Snoring: Everything You Need To Know


Sleep is something that everyone looks forward to because there’s nothing more satisfying than settling in and winding down to recharge after another busy day. However, if you snore, it can really put a dampener on everything.


Though Just about everyone snores, some of us snore occasionally, after a night of heavy drinking or when we’re sick with a stuffy nose. And it’s usually not something to worry about.

But if you regularly snore at night, it can disrupt the quality of your sleep—leading to daytime fatigue, irritability, and increased health problems.

And if your snoring keeps your partner awake, it can create major relationship problems too. Thankfully, sleeping in separate bedrooms isn’t the only remedy for snoring. There are many effective solutions that can help both you and your partner sleep better at night and overcome the relationship problems caused when one person snores.


What’s a snorer to do?

The first step is understanding the cause behind your snoring. Then you can set about treating it through a variety of behavioral techniques, lifestyle changes, or in more serious cases, medical treatment.


Whether you snore or your partner does, our guide will answer all your questions about snoring. Understand what causes snoring, how to stop snoring, and how to approach communicating about snoring problems in your relationship.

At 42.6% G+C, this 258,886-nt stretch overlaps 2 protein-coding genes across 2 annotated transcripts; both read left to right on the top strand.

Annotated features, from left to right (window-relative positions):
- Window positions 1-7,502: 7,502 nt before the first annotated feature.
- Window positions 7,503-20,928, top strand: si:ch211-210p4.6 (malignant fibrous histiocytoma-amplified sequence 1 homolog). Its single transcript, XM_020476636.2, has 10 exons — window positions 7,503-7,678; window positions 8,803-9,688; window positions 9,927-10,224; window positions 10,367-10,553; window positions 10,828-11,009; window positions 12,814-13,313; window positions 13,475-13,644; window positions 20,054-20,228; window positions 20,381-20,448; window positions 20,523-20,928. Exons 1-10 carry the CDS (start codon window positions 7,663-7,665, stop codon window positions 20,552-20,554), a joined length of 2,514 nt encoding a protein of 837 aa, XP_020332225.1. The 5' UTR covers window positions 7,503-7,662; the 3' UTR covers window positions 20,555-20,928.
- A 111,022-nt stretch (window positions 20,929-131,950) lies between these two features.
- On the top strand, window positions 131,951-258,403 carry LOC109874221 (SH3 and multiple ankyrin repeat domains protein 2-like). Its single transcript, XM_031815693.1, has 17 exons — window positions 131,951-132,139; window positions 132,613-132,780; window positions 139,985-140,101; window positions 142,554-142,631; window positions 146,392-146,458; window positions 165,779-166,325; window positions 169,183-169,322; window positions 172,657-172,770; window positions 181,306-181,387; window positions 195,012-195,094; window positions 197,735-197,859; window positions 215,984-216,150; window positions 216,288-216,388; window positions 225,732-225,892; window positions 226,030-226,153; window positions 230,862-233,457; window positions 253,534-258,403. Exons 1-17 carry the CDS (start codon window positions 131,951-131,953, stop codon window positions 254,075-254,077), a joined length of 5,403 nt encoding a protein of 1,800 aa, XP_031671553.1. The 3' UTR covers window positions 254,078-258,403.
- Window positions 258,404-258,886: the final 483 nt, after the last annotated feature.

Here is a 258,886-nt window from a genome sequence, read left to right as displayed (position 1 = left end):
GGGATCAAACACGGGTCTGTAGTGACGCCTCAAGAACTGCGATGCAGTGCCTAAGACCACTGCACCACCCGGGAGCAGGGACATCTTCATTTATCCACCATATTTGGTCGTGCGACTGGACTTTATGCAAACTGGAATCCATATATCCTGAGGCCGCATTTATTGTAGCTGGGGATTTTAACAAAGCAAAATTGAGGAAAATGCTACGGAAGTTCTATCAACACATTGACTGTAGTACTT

But it all starts with understanding a bit of the science of snoring:

Snoring happens when you can’t move air freely through your airways (nose and throat) during sleep. As air struggles to make it through your airways, it rattles against the tissues in your nose and throat, causing them to vibrate, which in turn produces the familiar snoring sound.

People who snore often have too much throat and nasal tissue or “floppy” tissue that is more prone to vibrate. The position of your tongue can also get in the way of smooth breathing.


How do you know if you snore?

Most people only find out they snore after living with roommates or sharing their bed with a sleeping partner. If you live alone, there’s still a way for you to discover if you snore.

You can self-diagnose potential snoring if any of the following symptoms occur on a regular basis.

Common symptoms of snoring

  • You wake up with a headache or dry mouth
  • You feel tired during the day
  • You wake up suddenly during the night, and not from nightmares
  • You wake up during the night wheezing, gasping, or coughing
  • You’re getting cavities or experiencing other dental health issues

If you’re experiencing any of the following symptoms, it’s possible you snore – or you have another sleep disorder.

Begin keeping a sleep diary. Note when you sleep and when you wake, your diet and activities from the day, and any suspicious symptoms. All of these can help your doctor provide a diagnosis.

Since people snore for different reasons, it’s important to understand the causes behind your snoring. Once you understand why you snore, you can find the right solutions to a quieter, deeper sleep—for both you and your partner.


What causes snoring?

Snoring occurs whenever your airways are obstructed, impairing your ability to breathe easily while you sleep. The obstruction or narrowing of your airways can result from a variety of causes, temporary or permanent. For example, your breathing tissues may have relaxed from drinking alcohol, you may have enlarged tonsils, or you could have fatty tissue from obesity narrowing your airways.

Causes of snoring

Age. As you reach middle age and beyond, your throat becomes narrower, and the muscle tone in your throat decreases. While you can’t do anything about growing older, lifestyle changes, new bedtime routines, and throat exercises can all help to prevent snoring.